In my last job, there was a grassroots push to publish everyone’s salaries.
A document was circulated in a clandestine fashion, and everyone was encouraged to enter their own salary details. This went around for a little while before it was summarily put down by the legal department, claiming that such a thing violated some law (I can’t recall which).
The reasons for pay transparency have a lot of merit. We live in a very biased society where we pay people very inequitably, often linked to personal characteristics like gender. Shedding light on these biases may help them become less tolerated or acceptable.
But while it could do us all good to know what people earn, does it do us any good to know what people spend? I mean, day-to-day spending.
Some say yes. But I’m skeptical.
Okay, so I’m not the target demographic, but what drew me to the site was its Money Diaries.
These reader-submitted blog posts delve into a week-in-the-life details, specifically on one’s income, budget, and spending habits.
From someone in Boise, ID with a $64,000/year salary, she goes into detail about a lot of things, some that to be honest feel a little irrelevant to the task (she does love her dogs), but what I’m really interested in are the stats. Like, how much does she spend on food and clothes, and the other categories I talk about.
In her case, the answer was $1,180.42 for that week, though it’s impossible to really know how typical of a week this was.
You can go way down the rabbit hole on this site. For example:
- A Week In Brooklyn, NY, On A $62,000 Salary
- A Week In Seattle, WA, On An $85,000 Income
- A Week In Portland, OR, On A $66,435 Salary
- A Week In Los Angeles, CA, On A $92,400 Salary
(That last one caught my eye because the graphic contained the cover of the book The Ethical Slut, not what I was expecting in this section for sure.)
What can be learned?
I applaud every one of these people for being brave enough to share intimate details of their lives. I’m not sure if I would be comfortable being that forthcoming.
Actually, I’m sure I wouldn’t.
But typical/atypical results aside, what am I supposed to take away from all this information?
For those people who spent what I thought was an egregious amount on food or travel or whatever, my first impulse was to feel a little bit of envy for that kind of life. And for those people who seemed like they were skimping of silly things, my first impulse was to scoff.
Immediately I thought of that Desiderata poem: “If you compare yourself with others, you may become vain or bitter, for always there will be greater and lesser persons than yourself.“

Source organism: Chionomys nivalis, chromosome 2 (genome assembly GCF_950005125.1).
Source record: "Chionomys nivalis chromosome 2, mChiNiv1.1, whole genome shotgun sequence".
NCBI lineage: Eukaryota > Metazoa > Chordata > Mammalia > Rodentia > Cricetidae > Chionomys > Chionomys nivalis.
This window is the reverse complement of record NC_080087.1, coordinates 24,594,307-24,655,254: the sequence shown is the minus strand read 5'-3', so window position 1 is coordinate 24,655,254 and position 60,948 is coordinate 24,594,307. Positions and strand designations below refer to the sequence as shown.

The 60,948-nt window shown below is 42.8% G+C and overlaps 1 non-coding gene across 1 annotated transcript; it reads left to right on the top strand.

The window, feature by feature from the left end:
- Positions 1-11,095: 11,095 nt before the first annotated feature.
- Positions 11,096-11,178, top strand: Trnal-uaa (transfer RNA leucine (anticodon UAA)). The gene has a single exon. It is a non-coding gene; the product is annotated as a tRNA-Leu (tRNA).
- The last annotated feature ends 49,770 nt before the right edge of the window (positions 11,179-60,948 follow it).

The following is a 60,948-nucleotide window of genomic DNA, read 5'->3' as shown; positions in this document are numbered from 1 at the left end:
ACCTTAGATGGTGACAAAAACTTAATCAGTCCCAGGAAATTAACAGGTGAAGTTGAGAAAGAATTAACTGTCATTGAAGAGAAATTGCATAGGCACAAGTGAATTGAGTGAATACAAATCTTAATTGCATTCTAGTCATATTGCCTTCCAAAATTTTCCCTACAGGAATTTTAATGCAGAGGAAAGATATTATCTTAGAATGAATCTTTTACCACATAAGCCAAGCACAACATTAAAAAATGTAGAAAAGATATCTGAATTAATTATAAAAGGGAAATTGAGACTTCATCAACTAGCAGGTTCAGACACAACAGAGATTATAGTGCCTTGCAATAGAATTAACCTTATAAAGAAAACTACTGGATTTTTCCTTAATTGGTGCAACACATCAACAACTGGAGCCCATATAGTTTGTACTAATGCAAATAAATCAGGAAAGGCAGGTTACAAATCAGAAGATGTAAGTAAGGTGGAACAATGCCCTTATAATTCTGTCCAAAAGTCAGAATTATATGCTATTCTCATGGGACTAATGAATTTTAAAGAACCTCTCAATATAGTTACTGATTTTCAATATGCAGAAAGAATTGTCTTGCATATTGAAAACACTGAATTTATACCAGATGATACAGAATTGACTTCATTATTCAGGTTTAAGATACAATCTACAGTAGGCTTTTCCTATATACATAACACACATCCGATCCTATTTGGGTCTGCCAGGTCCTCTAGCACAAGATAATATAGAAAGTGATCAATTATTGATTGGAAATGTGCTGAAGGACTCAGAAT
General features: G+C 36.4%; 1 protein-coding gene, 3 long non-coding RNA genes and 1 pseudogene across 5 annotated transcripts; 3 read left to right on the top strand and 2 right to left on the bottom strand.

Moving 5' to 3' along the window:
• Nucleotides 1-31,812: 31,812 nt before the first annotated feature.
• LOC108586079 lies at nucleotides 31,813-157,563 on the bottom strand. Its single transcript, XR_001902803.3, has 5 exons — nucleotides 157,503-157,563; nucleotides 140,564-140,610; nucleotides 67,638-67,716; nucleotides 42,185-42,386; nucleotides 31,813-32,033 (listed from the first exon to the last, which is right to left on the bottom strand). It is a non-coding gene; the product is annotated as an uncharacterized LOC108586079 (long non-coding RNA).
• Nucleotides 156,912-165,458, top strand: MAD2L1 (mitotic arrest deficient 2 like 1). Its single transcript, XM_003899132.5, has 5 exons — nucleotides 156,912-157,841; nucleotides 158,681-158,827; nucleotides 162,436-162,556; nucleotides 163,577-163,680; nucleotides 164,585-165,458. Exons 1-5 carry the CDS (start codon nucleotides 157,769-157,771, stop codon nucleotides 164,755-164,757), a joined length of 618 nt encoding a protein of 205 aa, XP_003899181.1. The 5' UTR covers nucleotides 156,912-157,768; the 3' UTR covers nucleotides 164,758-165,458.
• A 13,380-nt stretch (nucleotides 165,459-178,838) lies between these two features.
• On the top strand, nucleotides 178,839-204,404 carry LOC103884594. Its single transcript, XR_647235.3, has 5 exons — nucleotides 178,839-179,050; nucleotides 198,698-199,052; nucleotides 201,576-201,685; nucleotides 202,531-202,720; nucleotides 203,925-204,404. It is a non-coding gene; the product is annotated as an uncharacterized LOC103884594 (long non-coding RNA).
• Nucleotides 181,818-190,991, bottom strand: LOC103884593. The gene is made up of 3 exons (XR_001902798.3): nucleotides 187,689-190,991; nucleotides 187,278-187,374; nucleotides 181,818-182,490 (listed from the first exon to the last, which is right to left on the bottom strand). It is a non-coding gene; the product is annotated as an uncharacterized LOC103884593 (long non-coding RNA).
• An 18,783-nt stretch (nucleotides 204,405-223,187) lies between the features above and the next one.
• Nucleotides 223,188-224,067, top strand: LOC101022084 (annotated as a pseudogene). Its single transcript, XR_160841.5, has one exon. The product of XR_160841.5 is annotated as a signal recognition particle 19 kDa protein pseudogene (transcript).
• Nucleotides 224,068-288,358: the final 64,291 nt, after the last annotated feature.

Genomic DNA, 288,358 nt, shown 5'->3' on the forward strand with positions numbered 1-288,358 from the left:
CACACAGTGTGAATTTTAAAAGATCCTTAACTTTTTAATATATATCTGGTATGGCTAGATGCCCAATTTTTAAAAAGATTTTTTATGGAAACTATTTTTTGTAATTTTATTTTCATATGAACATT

I felt like I learned nothing. People spend money in different ways. I knew that already.
Is the taboo a good thing?
I recognize that talking about money, specifically salaries and spending, is a taboo, up there with sexual behavior and preferences, if not topping it.
The question I want to ask is: is there some validity to these taboos?
Going back to the salary question, I know I’m in a privileged demographic, so feel free to discard my opinion, but I personally would prefer to know as little as possible. I don’t want to know how much my boss makes. I don’t want to know how much my favorite blogger pulls in. I definitely don’t want to know what my coworker makes.
The problem with knowledge is that you can’t un-learn something you’ve learned (unless you do something like this). And this knowledge can be a burden. It feels impossible to have the knowledge of someone’s salary not color your interaction with them in some way.
Even knowing some details about a person’s life can be challenging. I was once in a band with a guy who bought a condo in Brooklyn that was easily north of $2 million. To me, this meant he was in not only in a different tax bracket, but a different order of magnitude of income to me at the time.
The one time I went over to see it was one awkward meeting, let me tell you.
One place where full transparency is needed
Here’s one place where I think that full transparency is a clear good thing, and important too: in relationships.
I believe that if you are in an intimate relationship with someone, you want to know not only what they make in salary, but also their spending habits. You should have a sense of what they have in savings, whether they use credit cards, what their student loans are, the whole package.
There are practical reasons, sure, especially if you decide to share finances, and there are far too many stories out there about one partner with a huge secret, like a gambling habit or even a second family.
But also, your money is one of the most important reflections and indicators of your life and your values. How you spend your money is a lens into how you live your life.
It’s my assertion that you can’t be truly intimate with someone unless you understand how they feel about money—and how they act on it.
So, in that case, have that dialog, and not just once either. Pull up your checking account. Talk about your categories. You’ll have to do this if you’re sharing your finances, of course (I hope, right?) but you don’t need to share finances to be intimate. You just need to understand and know what is important to each other.
That’s so much more worthwhile than knowing what some random person did on an average week. And their dogs.
Do you wish you knew more about how other people spend their money?
I offer a free phone consultation to anyone who is interested in changing their money story. Are you ready? Click here for details.
Latest posts by Mike Pumphrey (see all)
- How to break the belief that it’s only okay to spend on your needs - November 11, 2019
- Don’t be too patient - November 4, 2019
- Remember: income and wealth aren’t the same thing - October 28, 2019